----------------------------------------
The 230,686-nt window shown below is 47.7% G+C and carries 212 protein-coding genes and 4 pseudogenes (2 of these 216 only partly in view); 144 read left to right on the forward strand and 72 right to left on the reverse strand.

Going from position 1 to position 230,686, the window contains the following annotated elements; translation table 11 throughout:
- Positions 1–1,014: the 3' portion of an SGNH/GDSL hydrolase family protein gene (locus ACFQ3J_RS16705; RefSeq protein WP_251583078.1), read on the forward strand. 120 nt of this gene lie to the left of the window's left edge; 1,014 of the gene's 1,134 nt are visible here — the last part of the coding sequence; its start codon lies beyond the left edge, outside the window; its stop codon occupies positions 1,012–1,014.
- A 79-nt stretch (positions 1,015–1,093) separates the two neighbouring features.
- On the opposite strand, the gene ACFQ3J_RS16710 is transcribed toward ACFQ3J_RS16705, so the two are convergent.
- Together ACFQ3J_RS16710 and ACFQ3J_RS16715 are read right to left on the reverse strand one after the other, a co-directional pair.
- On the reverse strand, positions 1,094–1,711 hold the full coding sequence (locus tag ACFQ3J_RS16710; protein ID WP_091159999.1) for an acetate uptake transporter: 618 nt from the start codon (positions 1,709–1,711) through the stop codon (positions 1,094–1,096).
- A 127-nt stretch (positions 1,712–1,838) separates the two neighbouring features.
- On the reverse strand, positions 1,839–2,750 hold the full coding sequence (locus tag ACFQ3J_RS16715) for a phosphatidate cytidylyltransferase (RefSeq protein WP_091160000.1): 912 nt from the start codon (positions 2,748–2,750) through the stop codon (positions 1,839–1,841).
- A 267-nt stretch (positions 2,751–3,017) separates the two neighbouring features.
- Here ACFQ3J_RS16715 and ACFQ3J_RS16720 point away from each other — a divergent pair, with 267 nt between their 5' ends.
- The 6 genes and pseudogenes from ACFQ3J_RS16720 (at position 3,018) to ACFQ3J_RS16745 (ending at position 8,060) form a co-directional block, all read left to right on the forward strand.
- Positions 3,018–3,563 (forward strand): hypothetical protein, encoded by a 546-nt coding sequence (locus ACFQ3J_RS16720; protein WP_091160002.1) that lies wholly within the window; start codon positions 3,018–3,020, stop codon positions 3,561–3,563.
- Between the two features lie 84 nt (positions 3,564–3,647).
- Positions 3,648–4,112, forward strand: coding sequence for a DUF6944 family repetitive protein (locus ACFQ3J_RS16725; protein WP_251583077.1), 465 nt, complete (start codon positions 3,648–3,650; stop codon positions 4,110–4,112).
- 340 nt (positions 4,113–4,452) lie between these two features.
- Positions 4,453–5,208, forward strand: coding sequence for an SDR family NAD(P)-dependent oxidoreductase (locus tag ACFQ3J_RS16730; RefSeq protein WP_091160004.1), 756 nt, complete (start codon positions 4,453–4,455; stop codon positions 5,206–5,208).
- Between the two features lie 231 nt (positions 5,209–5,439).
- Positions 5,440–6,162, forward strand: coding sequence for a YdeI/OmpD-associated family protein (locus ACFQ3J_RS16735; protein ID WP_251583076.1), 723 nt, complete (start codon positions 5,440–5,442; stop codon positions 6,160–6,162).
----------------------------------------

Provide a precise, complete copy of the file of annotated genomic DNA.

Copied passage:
The 230,686-nt window shown below is 47.7% G+C and carries 212 protein-coding genes and 4 pseudogenes (2 of these 216 only partly in view); 144 read left to right on the forward strand and 72 right to left on the reverse strand.

Going from position 1 to position 230,686, the window contains the following annotated elements; translation table 11 throughout:
- Positions 1–1,014: the 3' portion of an SGNH/GDSL hydrolase family protein gene (locus ACFQ3J_RS16705; RefSeq protein WP_251583078.1), read on the forward strand. 120 nt of this gene lie to the left of the window's left edge; 1,014 of the gene's 1,134 nt are visible here — the last part of the coding sequence; its start codon lies beyond the left edge, outside the window; its stop codon occupies positions 1,012–1,014.
- A 79-nt stretch (positions 1,015–1,093) separates the two neighbouring features.
- On the opposite strand, the gene ACFQ3J_RS16710 is transcribed toward ACFQ3J_RS16705, so the two are convergent.
- Together ACFQ3J_RS16710 and ACFQ3J_RS16715 are read right to left on the reverse strand one after the other, a co-directional pair.
- On the reverse strand, positions 1,094–1,711 hold the full coding sequence (locus tag ACFQ3J_RS16710; protein ID WP_091159999.1) for an acetate uptake transporter: 618 nt from the start codon (positions 1,709–1,711) through the stop codon (positions 1,094–1,096).
- A 127-nt stretch (positions 1,712–1,838) separates the two neighbouring features.
- On the reverse strand, positions 1,839–2,750 hold the full coding sequence (locus tag ACFQ3J_RS16715) for a phosphatidate cytidylyltransferase (RefSeq protein WP_091160000.1): 912 nt from the start codon (positions 2,748–2,750) through the stop codon (positions 1,839–1,841).
- A 267-nt stretch (positions 2,751–3,017) separates the two neighbouring features.
- Here ACFQ3J_RS16715 and ACFQ3J_RS16720 point away from each other — a divergent pair, with 267 nt between their 5' ends.
- The 6 genes and pseudogenes from ACFQ3J_RS16720 (at position 3,018) to ACFQ3J_RS16745 (ending at position 8,060) form a co-directional block, all read left to right on the forward strand.
- Positions 3,018–3,563 (forward strand): hypothetical protein, encoded by a 546-nt coding sequence (locus ACFQ3J_RS16720; protein WP_091160002.1) that lies wholly within the window; start codon positions 3,018–3,020, stop codon positions 3,561–3,563.
- Between the two features lie 84 nt (positions 3,564–3,647).
- Positions 3,648–4,112, forward strand: coding sequence for a DUF6944 family repetitive protein (locus ACFQ3J_RS16725; protein WP_251583077.1), 465 nt, complete (start codon positions 3,648–3,650; stop codon positions 4,110–4,112).
- 340 nt (positions 4,113–4,452) lie between these two features.
- Positions 4,453–5,208, forward strand: coding sequence for an SDR family NAD(P)-dependent oxidoreductase (locus tag ACFQ3J_RS16730; RefSeq protein WP_091160004.1), 756 nt, complete (start codon positions 4,453–4,455; stop codon positions 5,206–5,208).
- Between the two features lie 231 nt (positions 5,209–5,439).
- Positions 5,440–6,162, forward strand: coding sequence for a YdeI/OmpD-associated family protein (locus ACFQ3J_RS16735; protein ID WP_251583076.1), 723 nt, complete (start codon positions 5,440–5,442; stop codon positions 6,160–6,162).